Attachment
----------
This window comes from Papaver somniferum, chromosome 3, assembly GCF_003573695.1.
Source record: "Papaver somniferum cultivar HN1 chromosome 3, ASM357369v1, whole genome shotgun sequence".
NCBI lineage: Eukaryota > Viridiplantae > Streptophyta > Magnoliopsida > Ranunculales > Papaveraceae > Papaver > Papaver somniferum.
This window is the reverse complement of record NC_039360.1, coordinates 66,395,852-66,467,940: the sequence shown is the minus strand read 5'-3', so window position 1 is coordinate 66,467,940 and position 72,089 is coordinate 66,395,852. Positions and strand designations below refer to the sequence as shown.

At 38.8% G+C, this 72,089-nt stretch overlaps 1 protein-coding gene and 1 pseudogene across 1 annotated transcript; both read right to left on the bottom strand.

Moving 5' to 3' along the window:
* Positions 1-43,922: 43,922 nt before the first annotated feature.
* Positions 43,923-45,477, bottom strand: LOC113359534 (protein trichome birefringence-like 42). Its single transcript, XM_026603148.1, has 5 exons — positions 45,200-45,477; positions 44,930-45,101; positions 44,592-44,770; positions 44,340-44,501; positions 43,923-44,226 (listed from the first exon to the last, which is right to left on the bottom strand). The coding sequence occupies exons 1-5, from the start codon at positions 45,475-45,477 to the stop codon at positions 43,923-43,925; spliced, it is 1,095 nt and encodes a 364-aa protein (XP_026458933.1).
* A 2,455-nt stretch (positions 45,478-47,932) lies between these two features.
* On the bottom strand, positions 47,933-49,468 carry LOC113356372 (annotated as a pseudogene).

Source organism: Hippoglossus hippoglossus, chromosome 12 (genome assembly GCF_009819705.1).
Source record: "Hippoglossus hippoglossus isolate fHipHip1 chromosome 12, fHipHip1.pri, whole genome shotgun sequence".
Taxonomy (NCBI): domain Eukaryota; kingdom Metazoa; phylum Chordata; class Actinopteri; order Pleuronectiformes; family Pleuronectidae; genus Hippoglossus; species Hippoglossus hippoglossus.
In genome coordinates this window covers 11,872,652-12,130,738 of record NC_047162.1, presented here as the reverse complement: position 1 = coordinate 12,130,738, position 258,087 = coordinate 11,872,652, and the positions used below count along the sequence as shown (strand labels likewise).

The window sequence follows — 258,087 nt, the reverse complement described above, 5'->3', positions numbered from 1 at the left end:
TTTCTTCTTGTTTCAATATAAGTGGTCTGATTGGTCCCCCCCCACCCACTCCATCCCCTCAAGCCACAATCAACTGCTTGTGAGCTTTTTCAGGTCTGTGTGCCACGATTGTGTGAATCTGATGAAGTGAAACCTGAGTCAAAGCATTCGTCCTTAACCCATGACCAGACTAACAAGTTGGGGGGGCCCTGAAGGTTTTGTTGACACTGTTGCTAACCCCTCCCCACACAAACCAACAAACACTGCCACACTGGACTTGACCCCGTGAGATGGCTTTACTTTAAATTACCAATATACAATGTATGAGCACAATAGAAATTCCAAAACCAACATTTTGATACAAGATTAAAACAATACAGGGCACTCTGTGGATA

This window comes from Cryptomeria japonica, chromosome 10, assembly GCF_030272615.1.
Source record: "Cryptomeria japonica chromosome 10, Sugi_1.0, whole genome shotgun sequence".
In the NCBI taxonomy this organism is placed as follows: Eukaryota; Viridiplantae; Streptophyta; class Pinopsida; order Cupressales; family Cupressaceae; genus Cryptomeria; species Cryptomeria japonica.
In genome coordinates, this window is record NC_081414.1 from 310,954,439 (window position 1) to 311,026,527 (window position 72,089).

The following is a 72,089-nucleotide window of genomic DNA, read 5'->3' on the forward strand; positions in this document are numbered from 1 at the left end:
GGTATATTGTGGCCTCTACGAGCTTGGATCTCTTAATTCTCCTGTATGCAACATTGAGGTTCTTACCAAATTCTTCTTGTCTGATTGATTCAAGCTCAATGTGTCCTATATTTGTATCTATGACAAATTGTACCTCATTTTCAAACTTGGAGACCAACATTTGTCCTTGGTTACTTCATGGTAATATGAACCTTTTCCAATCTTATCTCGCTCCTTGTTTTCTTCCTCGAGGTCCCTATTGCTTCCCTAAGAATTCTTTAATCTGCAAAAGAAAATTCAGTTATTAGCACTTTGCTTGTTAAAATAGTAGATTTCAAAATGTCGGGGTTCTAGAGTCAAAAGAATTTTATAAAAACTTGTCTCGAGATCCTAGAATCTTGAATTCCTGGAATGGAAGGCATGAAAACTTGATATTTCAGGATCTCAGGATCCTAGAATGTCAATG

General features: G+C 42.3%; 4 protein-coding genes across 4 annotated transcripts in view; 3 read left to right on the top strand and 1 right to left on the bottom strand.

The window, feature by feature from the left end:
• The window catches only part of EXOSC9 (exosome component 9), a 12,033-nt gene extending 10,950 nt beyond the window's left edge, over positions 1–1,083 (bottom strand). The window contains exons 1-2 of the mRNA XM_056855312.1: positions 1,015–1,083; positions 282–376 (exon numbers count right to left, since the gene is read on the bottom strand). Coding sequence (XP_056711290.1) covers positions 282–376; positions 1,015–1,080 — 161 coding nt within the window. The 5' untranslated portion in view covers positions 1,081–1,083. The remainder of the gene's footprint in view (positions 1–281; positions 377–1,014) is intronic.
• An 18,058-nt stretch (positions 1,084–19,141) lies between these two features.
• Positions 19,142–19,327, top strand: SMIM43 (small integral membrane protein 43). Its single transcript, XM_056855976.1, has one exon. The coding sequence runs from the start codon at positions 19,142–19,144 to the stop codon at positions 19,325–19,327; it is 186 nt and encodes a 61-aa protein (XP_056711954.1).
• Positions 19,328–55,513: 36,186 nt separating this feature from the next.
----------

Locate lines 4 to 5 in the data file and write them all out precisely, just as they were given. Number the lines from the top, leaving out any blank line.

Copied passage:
This window is the reverse complement of record NC_039360.1, coordinates 66,395,852-66,467,940: the sequence shown is the minus strand read 5'-3', so window position 1 is coordinate 66,467,940 and position 72,089 is coordinate 66,395,852. Positions and strand designations below refer to the sequence as shown.

At 38.8% G+C, this 72,089-nt stretch overlaps 1 protein-coding gene and 1 pseudogene across 1 annotated transcript; both read right to left on the bottom strand.